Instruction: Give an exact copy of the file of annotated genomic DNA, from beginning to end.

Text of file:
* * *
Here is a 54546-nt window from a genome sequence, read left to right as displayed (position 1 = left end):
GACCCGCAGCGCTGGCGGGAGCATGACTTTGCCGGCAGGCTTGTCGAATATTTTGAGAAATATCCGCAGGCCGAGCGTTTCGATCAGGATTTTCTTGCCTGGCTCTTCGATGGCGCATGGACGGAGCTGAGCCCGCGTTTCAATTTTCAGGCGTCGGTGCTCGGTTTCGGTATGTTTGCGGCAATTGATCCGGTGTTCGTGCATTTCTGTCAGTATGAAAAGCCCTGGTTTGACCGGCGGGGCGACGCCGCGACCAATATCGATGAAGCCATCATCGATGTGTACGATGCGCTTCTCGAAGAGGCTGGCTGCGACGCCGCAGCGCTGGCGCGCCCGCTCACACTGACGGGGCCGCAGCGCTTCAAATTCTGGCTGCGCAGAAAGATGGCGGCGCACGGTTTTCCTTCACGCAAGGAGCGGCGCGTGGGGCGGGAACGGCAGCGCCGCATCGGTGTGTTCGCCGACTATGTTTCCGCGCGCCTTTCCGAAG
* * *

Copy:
Here is a 54546-nt window from a genome sequence, read left to right as displayed (position 1 = left end):
GACCCGCAGCGCTGGCGGGAGCATGACTTTGCCGGCAGGCTTGTCGAATATTTTGAGAAATATCCGCAGGCCGAGCGTTTCGATCAGGATTTTCTTGCCTGGCTCTTCGATGGCGCATGGACGGAGCTGAGCCCGCGTTTCAATTTTCAGGCGTCGGTGCTCGGTTTCGGTATGTTTGCGGCAATTGATCCGGTGTTCGTGCATTTCTGTCAGTATGAAAAGCCCTGGTTTGACCGGCGGGGCGACGCCGCGACCAATATCGATGAAGCCATCATCGATGTGTACGATGCGCTTCTCGAAGAGGCTGGCTGCGACGCCGCAGCGCTGGCGCGCCCGCTCACACTGACGGGGCCGCAGCGCTTCAAATTCTGGCTGCGCAGAAAGATGGCGGCGCACGGTTTTCCTTCACGCAAGGAGCGGCGCGTGGGGCGGGAACGGCAGCGCCGCATCGGTGTGTTCGCCGACTATGTTTCCGCGCGCCTTTCCGAAG